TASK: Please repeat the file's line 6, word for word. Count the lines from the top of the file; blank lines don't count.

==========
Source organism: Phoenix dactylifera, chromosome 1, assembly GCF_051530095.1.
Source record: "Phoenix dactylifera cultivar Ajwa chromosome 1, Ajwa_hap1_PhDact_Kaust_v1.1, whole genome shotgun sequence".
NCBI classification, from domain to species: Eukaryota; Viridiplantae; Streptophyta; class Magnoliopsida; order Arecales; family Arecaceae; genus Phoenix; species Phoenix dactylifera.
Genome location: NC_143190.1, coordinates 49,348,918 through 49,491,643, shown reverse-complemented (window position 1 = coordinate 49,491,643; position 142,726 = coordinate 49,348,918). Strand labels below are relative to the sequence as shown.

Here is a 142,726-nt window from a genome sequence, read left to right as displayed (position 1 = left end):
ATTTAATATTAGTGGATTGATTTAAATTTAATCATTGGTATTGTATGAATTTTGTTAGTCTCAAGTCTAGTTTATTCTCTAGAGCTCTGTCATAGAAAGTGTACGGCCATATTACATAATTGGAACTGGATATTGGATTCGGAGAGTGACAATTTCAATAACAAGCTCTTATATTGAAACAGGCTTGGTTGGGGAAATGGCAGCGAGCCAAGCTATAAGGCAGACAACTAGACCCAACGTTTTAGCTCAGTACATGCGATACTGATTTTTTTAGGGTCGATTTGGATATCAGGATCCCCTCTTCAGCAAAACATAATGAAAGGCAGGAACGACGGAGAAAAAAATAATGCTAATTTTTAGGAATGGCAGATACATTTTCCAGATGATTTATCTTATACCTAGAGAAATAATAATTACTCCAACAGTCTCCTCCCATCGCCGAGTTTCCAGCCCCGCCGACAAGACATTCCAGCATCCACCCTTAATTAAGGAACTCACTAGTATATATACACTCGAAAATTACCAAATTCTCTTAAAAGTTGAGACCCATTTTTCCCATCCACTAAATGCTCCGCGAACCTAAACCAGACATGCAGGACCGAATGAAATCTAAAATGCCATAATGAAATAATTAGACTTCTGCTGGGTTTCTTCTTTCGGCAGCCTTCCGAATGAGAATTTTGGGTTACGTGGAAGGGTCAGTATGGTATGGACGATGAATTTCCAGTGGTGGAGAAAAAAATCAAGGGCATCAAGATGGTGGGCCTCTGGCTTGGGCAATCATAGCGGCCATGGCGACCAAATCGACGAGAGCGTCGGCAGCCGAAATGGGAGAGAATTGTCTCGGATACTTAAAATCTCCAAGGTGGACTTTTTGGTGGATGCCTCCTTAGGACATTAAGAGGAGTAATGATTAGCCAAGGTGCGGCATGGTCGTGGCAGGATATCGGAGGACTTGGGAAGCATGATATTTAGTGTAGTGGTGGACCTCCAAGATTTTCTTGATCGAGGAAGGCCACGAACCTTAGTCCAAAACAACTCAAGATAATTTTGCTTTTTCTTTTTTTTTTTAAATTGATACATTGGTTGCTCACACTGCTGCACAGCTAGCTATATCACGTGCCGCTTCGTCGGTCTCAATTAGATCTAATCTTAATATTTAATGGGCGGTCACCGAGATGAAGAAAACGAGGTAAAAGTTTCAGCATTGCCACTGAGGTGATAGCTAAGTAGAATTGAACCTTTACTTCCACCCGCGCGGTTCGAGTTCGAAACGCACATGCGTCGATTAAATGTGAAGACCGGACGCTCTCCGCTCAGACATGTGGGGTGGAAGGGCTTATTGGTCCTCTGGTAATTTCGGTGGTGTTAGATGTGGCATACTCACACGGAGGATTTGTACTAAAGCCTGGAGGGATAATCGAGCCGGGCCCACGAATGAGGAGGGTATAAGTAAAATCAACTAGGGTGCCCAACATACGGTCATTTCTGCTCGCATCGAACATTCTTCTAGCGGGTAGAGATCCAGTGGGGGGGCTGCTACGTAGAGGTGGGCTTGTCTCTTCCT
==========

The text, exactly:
ATTTAATATTAGTGGATTGATTTAAATTTAATCATTGGTATTGTATGAATTTTGTTAGTCTCAAGTCTAGTTTATTCTCTAGAGCTCTGTCATAGAAAGTGTACGGCCATATTACATAATTGGAACTGGATATTGGATTCGGAGAGTGACAATTTCAATAACAAGCTCTTATATTGAAACAGGCTTGGTTGGGGAAATGGCAGCGAGCCAAGCTATAAGGCAGACAACTAGACCCAACGTTTTAGCTCAGTACATGCGATACTGATTTTTTTAGGGTCGATTTGGATATCAGGATCCCCTCTTCAGCAAAACATAATGAAAGGCAGGAACGACGGAGAAAAAAATAATGCTAATTTTTAGGAATGGCAGATACATTTTCCAGATGATTTATCTTATACCTAGAGAAATAATAATTACTCCAACAGTCTCCTCCCATCGCCGAGTTTCCAGCCCCGCCGACAAGACATTCCAGCATCCACCCTTAATTAAGGAACTCACTAGTATATATACACTCGAAAATTACCAAATTCTCTTAAAAGTTGAGACCCATTTTTCCCATCCACTAAATGCTCCGCGAACCTAAACCAGACATGCAGGACCGAATGAAATCTAAAATGCCATAATGAAATAATTAGACTTCTGCTGGGTTTCTTCTTTCGGCAGCCTTCCGAATGAGAATTTTGGGTTACGTGGAAGGGTCAGTATGGTATGGACGATGAATTTCCAGTGGTGGAGAAAAAAATCAAGGGCATCAAGATGGTGGGCCTCTGGCTTGGGCAATCATAGCGGCCATGGCGACCAAATCGACGAGAGCGTCGGCAGCCGAAATGGGAGAGAATTGTCTCGGATACTTAAAATCTCCAAGGTGGACTTTTTGGTGGATGCCTCCTTAGGACATTAAGAGGAGTAATGATTAGCCAAGGTGCGGCATGGTCGTGGCAGGATATCGGAGGACTTGGGAAGCATGATATTTAGTGTAGTGGTGGACCTCCAAGATTTTCTTGATCGAGGAAGGCCACGAACCTTAGTCCAAAACAACTCAAGATAATTTTGCTTTTTCTTTTTTTTTTTAAATTGATACATTGGTTGCTCACACTGCTGCACAGCTAGCTATATCACGTGCCGCTTCGTCGGTCTCAATTAGATCTAATCTTAATATTTAATGGGCGGTCACCGAGATGAAGAAAACGAGGTAAAAGTTTCAGCATTGCCACTGAGGTGATAGCTAAGTAGAATTGAACCTTTACTTCCACCCGCGCGGTTCGAGTTCGAAACGCACATGCGTCGATTAAATGTGAAGACCGGACGCTCTCCGCTCAGACATGTGGGGTGGAAGGGCTTATTGGTCCTCTGGTAATTTCGGTGGTGTTAGATGTGGCATACTCACACGGAGGATTTGTACTAAAGCCTGGAGGGATAATCGAGCCGGGCCCACGAATGAGGAGGGTATAAGTAAAATCAACTAGGGTGCCCAACATACGGTCATTTCTGCTCGCATCGAACATTCTTCTAGCGGGTAGAGATCCAGTGGGGGGGCTGCTACGTAGAGGTGGGCTTGTCTCTTCCT